The public company responsible for managing water resources on the western Costa del Sol, Acosol, currently irrigates more than 45 golf courses with reclaimed water, a measure that allows companies dedicated to this sports practice in the region to guarantee maintenance in the coming months despite the drought.
The exceptional drought declaration decreed last Friday, March 11, by the Junta de Andalucía on the western Costa del Sol does not affect the golf courses in the region, according to the president of the Royal Andalusian Golf Federation, Pablo Mansilla. The regional document collects the Prohibition of irrigation with “water resources suitable for human consumption”something that the fields have not done for years, he assured.
In this way, he has pointed out that golf courses use for irrigation “regenerated water, wells or are supplied by a community of irrigators”, although he has opted for “more inspections and surveillance” so that the decreed measures are complied with.
The president of the Royal Federation has pointed out that on the Costa del Sol “most golf courses are irrigated with regenerated water from Acosol”, for which he has highlighted that “in principle the drought is not affecting us”, but there is “an alert because even that regenerated water can be restricted, for which we are very concerned”. According to him, the region concentrates the largest number of golf courses in Europe -including Sotogrande-, adding 73 and 1,314 holes.
At this point, he has indicated that golf courses are “living beings” that “die if they are not watered, so” recovering them is extremely expensive “, as well as stressing that companies in the sector have spent years “researching and investing in technology to make irrigation as efficient as possible”. In addition, he pointed out that “public administrations must bet on increasing the number of regenerated water pipes so that 100” of the fields are connected to this resource.
Even so, Mansilla has urged public bodies to have a “special consideration” with golf courses if the drought situation continues and “measures are toughened”, a request that has been made based on the importance of golf tourism both on the Costa del Sol and in the Andalusian community in terms of generating “wealth”.
In this regard, he recalled that the The golf segment generates “direct income of 2,200 million euros in Andalusia and 55,000 direct and indirect jobs”, of which “95% are full-time and indefinite”. In addition, this tourism, whose high season is established between “February and June and October and November”, moves about “650,000 tourists a year” on the Costa del Sol and contributes to “deseasonalizing” the tourism industry, he stressed.
For his part, the CEO of Acosol, Carlos Cañavate, stressed that the public company currently irrigates “more than 45 golf courses” on the Costa del Sol with reclaimed water, a reuse that involves the application of measures that contribute to “the conservation of the environment and savings for the reserves of the La Concepción reservoir and the aquifers”.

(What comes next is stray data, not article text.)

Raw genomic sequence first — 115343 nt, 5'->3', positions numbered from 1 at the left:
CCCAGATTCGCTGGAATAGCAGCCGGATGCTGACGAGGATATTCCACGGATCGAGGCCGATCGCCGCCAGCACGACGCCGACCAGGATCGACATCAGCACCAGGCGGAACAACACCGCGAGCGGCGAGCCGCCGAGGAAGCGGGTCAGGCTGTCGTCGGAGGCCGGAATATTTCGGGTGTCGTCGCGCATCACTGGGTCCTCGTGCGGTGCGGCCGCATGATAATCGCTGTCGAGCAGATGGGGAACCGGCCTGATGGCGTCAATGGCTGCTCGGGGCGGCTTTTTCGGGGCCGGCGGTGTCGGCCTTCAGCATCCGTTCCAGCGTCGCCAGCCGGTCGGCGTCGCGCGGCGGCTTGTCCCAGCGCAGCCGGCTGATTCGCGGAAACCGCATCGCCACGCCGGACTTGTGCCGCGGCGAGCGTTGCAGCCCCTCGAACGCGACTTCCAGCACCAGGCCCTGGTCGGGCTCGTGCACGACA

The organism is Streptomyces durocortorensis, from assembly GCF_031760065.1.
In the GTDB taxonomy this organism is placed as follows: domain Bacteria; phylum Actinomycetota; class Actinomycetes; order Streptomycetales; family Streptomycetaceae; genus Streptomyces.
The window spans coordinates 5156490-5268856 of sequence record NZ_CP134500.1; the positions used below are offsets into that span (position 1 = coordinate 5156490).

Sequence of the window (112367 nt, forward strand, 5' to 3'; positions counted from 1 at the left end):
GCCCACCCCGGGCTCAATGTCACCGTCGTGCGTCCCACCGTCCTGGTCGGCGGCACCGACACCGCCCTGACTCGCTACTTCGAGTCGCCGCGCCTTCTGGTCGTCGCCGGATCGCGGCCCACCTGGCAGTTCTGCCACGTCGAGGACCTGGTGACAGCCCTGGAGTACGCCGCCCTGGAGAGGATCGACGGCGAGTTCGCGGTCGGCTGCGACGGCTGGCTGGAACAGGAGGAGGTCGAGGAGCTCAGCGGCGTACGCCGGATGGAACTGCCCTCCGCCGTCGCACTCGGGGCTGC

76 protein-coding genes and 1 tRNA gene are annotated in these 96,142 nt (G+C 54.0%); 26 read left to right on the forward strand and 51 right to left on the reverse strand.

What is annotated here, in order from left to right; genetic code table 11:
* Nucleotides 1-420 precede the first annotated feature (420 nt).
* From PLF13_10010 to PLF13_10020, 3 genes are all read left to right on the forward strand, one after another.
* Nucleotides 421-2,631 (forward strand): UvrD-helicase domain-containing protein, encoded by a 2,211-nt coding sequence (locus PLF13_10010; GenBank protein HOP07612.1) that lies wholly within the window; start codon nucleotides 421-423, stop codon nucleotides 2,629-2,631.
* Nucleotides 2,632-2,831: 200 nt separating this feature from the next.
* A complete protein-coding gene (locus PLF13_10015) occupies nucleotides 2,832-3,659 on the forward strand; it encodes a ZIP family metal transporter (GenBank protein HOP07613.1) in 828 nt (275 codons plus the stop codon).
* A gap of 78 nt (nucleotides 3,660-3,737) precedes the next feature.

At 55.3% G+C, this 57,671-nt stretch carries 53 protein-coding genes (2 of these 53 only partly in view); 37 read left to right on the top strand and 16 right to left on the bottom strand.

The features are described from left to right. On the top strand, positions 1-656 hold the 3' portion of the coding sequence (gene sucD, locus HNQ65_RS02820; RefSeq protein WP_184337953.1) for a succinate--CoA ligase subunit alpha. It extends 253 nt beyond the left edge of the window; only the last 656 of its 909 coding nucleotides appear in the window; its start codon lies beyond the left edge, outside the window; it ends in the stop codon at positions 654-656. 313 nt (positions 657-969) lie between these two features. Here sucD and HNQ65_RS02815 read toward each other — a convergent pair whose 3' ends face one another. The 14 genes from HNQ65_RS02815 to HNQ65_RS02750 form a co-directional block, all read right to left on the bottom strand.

Cañavate has pointed out that during the past year Acosol supplied “5.7 cubic hectometres of reclaimed water”, a service that began to provide in 1992; and explained that this – purified by the wastewater treatment plants – “It should be considered as a resource and not as waste., reason why he has remarked that his treatment allows “to have a high-quality reclaimed water which is used for other functions, with special relevance to the irrigation of large green areas such as golf courses and gardens”.
In this way, the queried fields ensure supply with reclaimed water or count on it for the future if water resources are scarce, as is the case of the Atalaya golf course, located in Estepona. Its director, Andrés Sánchez, has declared that “we are already buying recycled water to fill the lakes and maintain them”, as well as studying “other kinds of herbs so that the greens can withstand the low quality of recycled water and less irrigation”. Thus, it ensures that “90% of the water we use is recycled.”
The director of the Azata golf course in Estepona, Agustín Alonso, has assured that “we are not suffering from the drought in the sense that we have recycled water with which we can irrigate”, despite qualifying that “it rains is what we all need because our reserves are running out.” As indicated, the field is supplied “with recycled and swamped water that we collect from the rain and store it.” In addition, it has been applying other measures such as “irrigation control” for years.
The director of the El Chaparral golf course, located in Mijas, Domingo Gavira, has indicated that in his case “drought implies little because “I work with 100% recycled water”, a resource for which he has assured that the company has been betting for many years. In this way, he has indicated that “I am not going to change any practice that I was doing previously and I am going to follow the line that I have up to now”.
The director of Mijas Golf, Lorenzo Pérez, has pointed out that “we irrigate with recycled water, and Acosol does not have to purify the sewage, whether there is a drought or not”, for which he has assured that “for now nothing has affected us in the supply ”. Added to this are other measures to optimize resources such as implementation of “a summer lawn, which needs 75% less water and thanks to that we don’t irrigate even half of it, as well as an irrigation control system”.